• The official wiki - contains a FAQ section and links to various articles and other resources that you might find useful.
  • Learning Three.js - this is a blog dedicated to publishing Three.js tutorials. Each post explains how to make one of the popular demos that you see throughout the web.
  • Three.js Editor - this is a code editor for three.js with live preview. You can use it to quickly try out things with the library. You can share your experiments with others and save your progress.
  • Alternative documentation - this is an autogenerated index of all the methods in the library.
  • Google+ page - here you can find fresh news and links about the library.
  • SO questions, tagged with three.js. Reading through the most popular questions and answers now will save you time and headaches later on.
  • WebGL Subreddit - this is not focused only on three.js, but is worth browsing nonetheless.

Do you know of other resources that should be included here? Share them in the comment section.

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I would like to add one good course - Interactive 3D Graphics organized by Autodesk on Udacity

Sheng Slogar


These are some amazing demos. I'll definitely have to get into WebGL now. I was looking for a compiled list of resources a while back... even just one introduction. Thanks for sharing!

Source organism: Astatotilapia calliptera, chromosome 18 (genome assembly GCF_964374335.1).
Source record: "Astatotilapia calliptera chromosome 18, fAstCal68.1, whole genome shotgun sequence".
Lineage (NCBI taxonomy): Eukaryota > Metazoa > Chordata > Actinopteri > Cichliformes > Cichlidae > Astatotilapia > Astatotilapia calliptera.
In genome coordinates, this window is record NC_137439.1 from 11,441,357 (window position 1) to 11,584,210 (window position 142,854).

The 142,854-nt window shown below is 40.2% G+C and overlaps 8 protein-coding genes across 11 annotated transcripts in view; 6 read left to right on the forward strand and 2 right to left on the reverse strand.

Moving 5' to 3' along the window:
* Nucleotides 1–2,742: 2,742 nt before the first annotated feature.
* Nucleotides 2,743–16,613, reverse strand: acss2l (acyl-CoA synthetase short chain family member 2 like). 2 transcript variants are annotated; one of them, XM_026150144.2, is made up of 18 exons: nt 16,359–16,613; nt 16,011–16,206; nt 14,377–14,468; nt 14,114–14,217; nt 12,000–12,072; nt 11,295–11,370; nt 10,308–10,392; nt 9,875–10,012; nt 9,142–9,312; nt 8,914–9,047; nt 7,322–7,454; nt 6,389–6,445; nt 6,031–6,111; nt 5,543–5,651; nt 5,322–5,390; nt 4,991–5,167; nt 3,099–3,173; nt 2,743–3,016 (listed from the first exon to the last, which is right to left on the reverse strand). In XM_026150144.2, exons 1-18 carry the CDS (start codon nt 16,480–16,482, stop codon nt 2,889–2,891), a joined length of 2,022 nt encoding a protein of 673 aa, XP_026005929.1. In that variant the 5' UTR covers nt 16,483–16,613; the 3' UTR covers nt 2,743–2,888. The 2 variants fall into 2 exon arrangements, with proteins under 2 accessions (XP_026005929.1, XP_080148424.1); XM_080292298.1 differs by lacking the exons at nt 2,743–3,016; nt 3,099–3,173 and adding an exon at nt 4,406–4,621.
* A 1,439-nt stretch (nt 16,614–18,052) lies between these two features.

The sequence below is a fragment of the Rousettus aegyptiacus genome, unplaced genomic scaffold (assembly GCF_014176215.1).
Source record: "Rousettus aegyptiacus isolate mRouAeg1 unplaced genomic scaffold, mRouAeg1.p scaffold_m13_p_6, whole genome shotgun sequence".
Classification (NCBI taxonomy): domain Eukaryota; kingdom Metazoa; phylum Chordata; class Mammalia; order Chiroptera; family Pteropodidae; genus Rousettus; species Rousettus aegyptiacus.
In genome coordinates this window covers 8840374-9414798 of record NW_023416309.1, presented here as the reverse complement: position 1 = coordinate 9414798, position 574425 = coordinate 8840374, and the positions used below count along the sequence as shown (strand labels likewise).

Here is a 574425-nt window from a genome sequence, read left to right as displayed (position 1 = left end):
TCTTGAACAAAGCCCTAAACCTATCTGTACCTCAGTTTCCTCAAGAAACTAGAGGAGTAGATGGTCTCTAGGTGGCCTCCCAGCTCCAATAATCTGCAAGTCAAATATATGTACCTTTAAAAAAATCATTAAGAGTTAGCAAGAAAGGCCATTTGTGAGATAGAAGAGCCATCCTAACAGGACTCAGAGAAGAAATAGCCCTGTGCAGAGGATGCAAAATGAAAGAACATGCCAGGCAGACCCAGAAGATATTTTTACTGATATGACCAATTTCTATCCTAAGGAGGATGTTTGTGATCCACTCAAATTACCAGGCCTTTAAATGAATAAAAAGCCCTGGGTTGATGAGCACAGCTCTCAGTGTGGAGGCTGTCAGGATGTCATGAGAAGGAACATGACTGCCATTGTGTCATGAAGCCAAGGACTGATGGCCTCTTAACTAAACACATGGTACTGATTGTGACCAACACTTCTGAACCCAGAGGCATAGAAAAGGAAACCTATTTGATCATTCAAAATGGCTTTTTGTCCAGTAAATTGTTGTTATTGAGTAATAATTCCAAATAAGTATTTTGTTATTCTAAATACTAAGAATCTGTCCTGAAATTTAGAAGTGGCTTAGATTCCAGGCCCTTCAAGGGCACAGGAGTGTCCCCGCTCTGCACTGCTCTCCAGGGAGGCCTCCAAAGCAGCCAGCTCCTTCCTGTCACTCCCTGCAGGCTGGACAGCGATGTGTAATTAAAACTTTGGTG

"Three.js examples by Stemkoski – This page might look like it came out of the late 90s"

If anybody wants to volunteer to redesign the page, go for it -- GitHub is community driven and all about social coding, after all. However, I'd rather spend my time working on new Three.js examples :)

Martin Angelov

Thank you for all the amazing examples! They are a great resource for those just starting out. I am pretty sure that people don't care much about the design of the page. And also the 90s were awesome, so you can take that as a compliment :)

Hey Martin, I think the Nyan Cat is now being hosted at http://nyancat3d.com
A friend just sent me the link ˆ.ˆ

Thomas K

Hey Martin,

Thanks for this great article. I found it very useful.


The Farm demo is really mind-blowing!

A big scene created to demonstrate the capabilities of the engine and WebGL technology. Over 25 hectares of land, a huge amount of buildings, animated animals and foliage including the ability of first-person walking, interacting with objects, driving a vehicle.